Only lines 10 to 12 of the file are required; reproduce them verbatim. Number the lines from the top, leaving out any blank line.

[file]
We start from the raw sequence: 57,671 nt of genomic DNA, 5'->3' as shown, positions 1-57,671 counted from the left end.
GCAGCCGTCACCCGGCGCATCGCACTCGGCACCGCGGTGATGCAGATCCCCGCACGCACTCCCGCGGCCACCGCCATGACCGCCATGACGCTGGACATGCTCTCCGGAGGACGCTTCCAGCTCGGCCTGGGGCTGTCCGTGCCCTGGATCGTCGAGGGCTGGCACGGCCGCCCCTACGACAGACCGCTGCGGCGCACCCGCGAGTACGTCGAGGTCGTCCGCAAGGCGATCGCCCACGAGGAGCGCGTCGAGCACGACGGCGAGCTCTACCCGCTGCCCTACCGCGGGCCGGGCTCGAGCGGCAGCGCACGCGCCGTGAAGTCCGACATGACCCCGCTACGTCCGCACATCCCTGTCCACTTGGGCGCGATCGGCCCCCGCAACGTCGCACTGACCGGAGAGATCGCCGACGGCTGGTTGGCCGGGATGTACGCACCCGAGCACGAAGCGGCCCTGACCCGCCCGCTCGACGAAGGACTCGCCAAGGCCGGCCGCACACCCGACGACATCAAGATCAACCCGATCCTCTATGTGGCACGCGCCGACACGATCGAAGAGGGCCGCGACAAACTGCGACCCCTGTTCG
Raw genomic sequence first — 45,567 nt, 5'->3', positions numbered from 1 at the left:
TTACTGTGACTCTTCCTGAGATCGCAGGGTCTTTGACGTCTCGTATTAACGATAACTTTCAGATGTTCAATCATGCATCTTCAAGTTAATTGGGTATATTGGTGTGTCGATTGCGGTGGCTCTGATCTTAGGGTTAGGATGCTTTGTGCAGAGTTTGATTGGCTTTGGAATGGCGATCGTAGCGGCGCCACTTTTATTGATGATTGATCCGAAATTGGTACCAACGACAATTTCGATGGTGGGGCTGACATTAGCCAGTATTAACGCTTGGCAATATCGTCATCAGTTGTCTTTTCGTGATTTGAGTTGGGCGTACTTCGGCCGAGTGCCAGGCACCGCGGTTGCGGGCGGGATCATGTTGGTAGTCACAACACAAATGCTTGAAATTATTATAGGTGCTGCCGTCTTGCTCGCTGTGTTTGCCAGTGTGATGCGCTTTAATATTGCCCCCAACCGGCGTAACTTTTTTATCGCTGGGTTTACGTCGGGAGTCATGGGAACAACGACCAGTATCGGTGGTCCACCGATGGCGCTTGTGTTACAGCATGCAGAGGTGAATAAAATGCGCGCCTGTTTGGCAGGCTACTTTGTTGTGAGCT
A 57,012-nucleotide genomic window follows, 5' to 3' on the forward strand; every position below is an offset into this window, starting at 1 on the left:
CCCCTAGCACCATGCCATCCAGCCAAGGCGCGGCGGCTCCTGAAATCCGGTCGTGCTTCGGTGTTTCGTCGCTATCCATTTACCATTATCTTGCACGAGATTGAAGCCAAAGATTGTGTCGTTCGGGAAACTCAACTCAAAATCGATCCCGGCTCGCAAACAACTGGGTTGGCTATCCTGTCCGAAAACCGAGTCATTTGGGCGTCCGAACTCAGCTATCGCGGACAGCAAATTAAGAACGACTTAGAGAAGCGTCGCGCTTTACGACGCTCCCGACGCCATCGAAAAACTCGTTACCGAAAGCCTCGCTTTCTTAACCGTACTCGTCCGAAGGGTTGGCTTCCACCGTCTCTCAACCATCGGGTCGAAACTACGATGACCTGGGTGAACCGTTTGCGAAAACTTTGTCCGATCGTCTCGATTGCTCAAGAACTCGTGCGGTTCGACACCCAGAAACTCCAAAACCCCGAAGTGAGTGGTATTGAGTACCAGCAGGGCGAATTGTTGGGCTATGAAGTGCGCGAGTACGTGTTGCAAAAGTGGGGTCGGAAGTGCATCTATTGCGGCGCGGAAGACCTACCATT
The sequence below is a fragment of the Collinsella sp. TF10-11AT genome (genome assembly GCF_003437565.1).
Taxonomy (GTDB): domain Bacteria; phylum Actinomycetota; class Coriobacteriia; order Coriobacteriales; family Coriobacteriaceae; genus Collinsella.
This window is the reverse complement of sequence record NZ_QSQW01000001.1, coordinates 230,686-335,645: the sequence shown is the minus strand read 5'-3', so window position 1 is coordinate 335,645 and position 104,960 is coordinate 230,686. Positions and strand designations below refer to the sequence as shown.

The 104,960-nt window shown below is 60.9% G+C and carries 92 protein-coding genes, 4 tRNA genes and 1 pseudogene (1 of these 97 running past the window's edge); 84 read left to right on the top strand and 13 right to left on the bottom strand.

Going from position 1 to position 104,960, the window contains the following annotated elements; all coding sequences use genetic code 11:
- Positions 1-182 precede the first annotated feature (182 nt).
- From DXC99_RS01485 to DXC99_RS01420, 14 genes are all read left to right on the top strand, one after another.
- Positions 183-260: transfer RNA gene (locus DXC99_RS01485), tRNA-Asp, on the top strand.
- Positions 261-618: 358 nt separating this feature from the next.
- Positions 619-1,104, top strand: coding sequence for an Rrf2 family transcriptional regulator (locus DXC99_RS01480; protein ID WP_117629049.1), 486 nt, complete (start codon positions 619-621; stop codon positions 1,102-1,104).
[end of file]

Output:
The 104,960-nt window shown below is 60.9% G+C and carries 92 protein-coding genes, 4 tRNA genes and 1 pseudogene (1 of these 97 running past the window's edge); 84 read left to right on the top strand and 13 right to left on the bottom strand.

Going from position 1 to position 104,960, the window contains the following annotated elements; all coding sequences use genetic code 11:
- Positions 1-182 precede the first annotated feature (182 nt).